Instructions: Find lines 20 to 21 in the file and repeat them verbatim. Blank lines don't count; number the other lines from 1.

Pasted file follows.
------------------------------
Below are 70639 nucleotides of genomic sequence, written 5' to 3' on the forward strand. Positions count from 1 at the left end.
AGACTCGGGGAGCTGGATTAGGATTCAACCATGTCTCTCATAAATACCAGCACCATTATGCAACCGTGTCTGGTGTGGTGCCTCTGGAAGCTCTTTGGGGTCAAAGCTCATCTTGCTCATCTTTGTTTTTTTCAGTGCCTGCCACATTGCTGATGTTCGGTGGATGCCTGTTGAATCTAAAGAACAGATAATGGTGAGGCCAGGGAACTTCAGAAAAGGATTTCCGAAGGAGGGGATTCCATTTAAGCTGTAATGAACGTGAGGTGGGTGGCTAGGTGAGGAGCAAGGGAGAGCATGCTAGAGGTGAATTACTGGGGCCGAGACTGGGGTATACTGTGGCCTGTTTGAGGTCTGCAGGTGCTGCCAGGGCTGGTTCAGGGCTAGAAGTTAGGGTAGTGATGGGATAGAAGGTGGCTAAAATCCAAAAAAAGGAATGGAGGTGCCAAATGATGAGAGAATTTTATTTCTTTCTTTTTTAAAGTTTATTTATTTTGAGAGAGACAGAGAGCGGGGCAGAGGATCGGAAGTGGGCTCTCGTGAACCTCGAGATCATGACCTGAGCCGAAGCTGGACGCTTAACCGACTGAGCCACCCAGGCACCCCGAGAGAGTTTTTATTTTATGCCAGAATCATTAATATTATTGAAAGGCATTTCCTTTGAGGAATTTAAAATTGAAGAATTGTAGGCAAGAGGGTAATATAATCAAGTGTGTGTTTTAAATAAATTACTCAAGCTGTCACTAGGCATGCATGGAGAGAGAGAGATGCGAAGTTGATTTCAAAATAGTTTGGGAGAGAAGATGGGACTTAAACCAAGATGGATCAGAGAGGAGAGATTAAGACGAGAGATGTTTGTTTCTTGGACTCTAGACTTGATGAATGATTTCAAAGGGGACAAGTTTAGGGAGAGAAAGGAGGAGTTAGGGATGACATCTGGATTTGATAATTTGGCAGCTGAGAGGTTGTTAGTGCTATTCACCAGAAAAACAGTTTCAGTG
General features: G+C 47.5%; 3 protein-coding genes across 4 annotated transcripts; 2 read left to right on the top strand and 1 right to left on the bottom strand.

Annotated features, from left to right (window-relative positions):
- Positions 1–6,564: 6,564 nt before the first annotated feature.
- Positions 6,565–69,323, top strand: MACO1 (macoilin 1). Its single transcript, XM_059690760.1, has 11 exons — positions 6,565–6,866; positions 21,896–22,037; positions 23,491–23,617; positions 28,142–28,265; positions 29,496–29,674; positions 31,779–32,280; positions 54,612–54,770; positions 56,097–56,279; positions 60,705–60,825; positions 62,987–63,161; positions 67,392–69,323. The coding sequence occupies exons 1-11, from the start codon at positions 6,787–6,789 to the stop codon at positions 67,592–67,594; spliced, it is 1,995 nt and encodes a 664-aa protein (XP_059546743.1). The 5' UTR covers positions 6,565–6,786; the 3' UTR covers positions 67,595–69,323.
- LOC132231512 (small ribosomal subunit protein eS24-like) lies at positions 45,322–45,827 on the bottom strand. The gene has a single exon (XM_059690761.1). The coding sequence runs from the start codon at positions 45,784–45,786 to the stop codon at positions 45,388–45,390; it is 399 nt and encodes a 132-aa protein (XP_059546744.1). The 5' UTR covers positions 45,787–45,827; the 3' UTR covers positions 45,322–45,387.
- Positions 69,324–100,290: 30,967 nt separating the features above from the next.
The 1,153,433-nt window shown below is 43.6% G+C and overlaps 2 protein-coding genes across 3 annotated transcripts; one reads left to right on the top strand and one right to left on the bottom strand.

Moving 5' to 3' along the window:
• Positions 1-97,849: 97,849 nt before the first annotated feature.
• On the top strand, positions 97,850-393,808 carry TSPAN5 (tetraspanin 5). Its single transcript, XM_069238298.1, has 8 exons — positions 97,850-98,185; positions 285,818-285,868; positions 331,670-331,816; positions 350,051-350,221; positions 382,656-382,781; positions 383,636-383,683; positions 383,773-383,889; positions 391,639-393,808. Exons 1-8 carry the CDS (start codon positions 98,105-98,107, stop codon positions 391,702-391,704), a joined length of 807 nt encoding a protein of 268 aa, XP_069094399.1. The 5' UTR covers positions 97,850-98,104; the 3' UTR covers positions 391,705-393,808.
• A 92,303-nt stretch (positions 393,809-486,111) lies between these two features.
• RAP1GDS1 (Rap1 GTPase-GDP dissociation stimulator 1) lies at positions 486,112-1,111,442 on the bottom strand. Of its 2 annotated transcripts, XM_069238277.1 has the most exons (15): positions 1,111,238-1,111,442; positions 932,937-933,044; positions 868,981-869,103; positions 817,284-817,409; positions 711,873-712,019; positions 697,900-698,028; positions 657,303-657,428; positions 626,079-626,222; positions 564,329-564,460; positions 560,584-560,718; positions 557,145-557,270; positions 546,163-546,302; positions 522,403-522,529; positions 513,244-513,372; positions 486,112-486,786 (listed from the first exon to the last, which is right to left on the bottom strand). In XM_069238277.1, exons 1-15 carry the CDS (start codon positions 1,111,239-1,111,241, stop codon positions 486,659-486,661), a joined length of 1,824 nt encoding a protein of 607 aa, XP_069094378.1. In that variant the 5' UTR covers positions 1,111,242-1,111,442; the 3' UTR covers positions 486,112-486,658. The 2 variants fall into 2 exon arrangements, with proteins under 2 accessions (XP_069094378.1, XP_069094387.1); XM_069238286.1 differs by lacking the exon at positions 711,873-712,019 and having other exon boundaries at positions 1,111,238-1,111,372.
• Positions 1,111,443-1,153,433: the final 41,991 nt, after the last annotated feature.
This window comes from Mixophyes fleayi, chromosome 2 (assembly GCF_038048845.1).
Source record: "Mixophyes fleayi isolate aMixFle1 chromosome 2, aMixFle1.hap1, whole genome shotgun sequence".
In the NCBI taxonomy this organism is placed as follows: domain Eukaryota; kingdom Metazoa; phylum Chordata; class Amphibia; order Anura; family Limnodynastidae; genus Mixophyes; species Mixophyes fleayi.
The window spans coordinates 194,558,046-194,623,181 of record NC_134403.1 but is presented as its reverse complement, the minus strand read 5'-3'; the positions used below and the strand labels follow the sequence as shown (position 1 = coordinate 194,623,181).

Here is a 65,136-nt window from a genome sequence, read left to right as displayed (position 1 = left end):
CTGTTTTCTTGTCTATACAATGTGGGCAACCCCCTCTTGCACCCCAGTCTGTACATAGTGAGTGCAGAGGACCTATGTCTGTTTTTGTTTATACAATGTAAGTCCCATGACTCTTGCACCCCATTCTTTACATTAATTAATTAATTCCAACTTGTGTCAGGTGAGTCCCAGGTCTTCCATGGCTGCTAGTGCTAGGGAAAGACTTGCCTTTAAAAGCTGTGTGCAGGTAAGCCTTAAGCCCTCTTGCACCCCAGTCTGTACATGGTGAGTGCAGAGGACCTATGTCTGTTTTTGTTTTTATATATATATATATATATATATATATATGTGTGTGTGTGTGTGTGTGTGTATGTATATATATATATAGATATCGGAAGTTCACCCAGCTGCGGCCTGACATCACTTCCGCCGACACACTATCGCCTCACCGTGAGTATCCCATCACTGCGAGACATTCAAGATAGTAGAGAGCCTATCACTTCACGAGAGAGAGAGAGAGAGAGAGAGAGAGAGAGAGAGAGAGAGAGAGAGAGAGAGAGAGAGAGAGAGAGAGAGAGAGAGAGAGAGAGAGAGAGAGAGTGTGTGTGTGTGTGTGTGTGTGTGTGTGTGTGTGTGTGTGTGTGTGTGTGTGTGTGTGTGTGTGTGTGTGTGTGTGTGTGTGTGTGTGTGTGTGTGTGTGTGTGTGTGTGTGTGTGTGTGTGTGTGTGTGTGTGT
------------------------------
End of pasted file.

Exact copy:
Here is a 65,136-nt window from a genome sequence, read left to right as displayed (position 1 = left end):
CTGTTTTCTTGTCTATACAATGTGGGCAACCCCCTCTTGCACCCCAGTCTGTACATAGTGAGTGCAGAGGACCTATGTCTGTTTTTGTTTATACAATGTAAGTCCCATGACTCTTGCACCCCATTCTTTACATTAATTAATTAATTCCAACTTGTGTCAGGTGAGTCCCAGGTCTTCCATGGCTGCTAGTGCTAGGGAAAGACTTGCCTTTAAAAGCTGTGTGCAGGTAAGCCTTAAGCCCTCTTGCACCCCAGTCTGTACATGGTGAGTGCAGAGGACCTATGTCTGTTTTTGTTTTTATATATATATATATATATATATATATATGTGTGTGTGTGTGTGTGTGTGTATGTATATATATATATAGATATCGGAAGTTCACCCAGCTGCGGCCTGACATCACTTCCGCCGACACACTATCGCCTCACCGTGAGTATCCCATCACTGCGAGACATTCAAGATAGTAGAGAGCCTATCACTTCACGAGAGAGAGAGAGAGAGAGAGAGAGAGAGAGAGAGAGAGAGAGAGAGAGAGAGAGAGAGAGAGAGAGAGAGAGAGAGAGAGAGAGAGAGAGAGAGTGTGTGTGTGTGTGTGTGTGTGTGTGTGTGTGTGTGTGTGTGTGTGTGTGTGTGTGTGTGTGTGTGTGTGTGTGTGTGTGTGTGTGTGTGTGTGTGTGTGTGTGTGTGTGTGTGTGTGTGTGTGTGTGTGTGTGT